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PIPVTR Reveals Terrorist Groups In Southeast Asia Made Their First Transactions Using Crypto

A study by the Philippine Institute for Peace, Violence and Terrorism Research (PIPVTR) reveals that terrorist groups related to Islamic State (IS) in Southeast Asia have recently made their first transactions by using cryptocurrencies.

On May 20, it has been reported that the funds are helping finance regional terror groups like the Jemaah Ansharut Dalauh and the Mujahideen Eastern Timur in Mindanao.   

However, the report detailed a money-laundering operation’s use of cryptocurrencies, which, according to the PIPVTR, consisted of two phases. The first was where crypto assets of “suspicious origin” were channeled through unidentified exchanges, as this “deliberately obfuscated” transaction and the origins of coins by making them tracking more difficult.

PIPVTR detailed the following phase two:

“The second phase refers to an exchange of these crypto assets into fiat money which, then, returns the funds to the legal money cycle. In crypto-only exchanges, cryptocurrencies can be exchanged with one another.”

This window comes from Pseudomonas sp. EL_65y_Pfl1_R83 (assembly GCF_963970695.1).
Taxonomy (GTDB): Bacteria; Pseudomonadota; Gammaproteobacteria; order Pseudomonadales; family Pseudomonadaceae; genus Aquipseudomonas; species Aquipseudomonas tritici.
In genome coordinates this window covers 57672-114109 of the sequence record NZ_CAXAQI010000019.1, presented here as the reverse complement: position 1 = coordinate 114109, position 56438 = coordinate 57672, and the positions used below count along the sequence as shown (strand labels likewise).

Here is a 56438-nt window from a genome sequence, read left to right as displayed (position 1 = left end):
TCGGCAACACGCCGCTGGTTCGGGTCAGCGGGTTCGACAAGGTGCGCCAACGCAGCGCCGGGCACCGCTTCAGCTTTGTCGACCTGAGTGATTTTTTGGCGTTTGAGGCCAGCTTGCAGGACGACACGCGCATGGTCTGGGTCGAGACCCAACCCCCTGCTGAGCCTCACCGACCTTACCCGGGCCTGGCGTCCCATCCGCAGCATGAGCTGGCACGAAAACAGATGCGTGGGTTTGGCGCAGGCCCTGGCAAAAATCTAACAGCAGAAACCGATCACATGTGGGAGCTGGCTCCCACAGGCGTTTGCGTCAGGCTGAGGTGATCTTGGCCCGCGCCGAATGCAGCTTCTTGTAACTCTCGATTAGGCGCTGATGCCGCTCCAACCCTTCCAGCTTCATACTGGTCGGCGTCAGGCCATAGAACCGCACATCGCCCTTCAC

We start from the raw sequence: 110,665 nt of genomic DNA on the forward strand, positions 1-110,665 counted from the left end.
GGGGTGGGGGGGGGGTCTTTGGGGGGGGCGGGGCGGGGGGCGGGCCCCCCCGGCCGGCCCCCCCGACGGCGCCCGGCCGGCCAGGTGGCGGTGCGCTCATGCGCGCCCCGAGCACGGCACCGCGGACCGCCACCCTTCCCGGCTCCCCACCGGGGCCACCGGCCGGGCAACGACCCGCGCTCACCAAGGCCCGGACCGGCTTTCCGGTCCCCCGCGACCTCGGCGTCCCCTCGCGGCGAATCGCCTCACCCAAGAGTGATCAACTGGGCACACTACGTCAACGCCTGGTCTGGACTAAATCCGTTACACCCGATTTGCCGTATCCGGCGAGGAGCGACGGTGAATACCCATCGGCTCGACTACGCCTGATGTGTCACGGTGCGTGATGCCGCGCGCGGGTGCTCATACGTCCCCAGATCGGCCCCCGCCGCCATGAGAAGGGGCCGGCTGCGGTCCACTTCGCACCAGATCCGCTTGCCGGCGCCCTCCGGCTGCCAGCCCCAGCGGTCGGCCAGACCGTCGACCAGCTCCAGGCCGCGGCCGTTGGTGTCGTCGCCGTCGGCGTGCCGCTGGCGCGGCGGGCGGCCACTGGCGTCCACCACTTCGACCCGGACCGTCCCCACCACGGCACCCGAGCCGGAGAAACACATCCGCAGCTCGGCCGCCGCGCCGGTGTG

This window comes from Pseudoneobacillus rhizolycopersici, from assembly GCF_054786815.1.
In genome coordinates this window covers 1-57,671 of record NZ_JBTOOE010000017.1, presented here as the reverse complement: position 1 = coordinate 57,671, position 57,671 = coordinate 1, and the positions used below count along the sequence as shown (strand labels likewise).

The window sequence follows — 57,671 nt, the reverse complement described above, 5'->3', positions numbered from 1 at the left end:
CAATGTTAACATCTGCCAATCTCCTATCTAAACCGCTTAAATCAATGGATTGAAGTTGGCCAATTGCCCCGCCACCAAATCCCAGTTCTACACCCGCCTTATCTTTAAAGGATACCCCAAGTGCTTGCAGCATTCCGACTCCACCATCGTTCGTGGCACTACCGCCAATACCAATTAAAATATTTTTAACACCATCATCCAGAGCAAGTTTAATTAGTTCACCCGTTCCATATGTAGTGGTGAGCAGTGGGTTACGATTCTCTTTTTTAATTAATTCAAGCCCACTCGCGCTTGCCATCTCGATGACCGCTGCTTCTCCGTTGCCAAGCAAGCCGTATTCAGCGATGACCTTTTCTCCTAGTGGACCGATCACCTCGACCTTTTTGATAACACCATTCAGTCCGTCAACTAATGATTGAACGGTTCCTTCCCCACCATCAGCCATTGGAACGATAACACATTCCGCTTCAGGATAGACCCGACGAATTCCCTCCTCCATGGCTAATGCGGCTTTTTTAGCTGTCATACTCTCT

A institute in the Philippines reports that local terror groups linked to Islamic State have been experimenting with crypto for money laundering — Cointelegraph (@Cointelegraph) May 21, 2020

As per the report, the study warns that terror groups in Southeast Asia can trade crypto outside the supervision of regulatory institutions, and this raises concerns, given the loose legal framework.

The institute calls on the authorities to implement Anti-Money Laundering (AML) and Countering Financing Terrorism procedures for cryptocurrencies because the system is fragile, and they accuse the government of losing control of financial flows.

However, the report stated the Marawi Siege case, which occurred in 2017, were unconfirmed reports of private remittances and cash couriers with cryptocurrency helping finance the terrorist groups involved, as these reports were “largely ignored” by the authorities.

Thus, PIPVTR showed concern regarding the increased use of “anonymous crypto-assets” like Monero (XMR), which make it easier to hide illegal activity.

Source: Cointelegraph | Image: Bitcoinist

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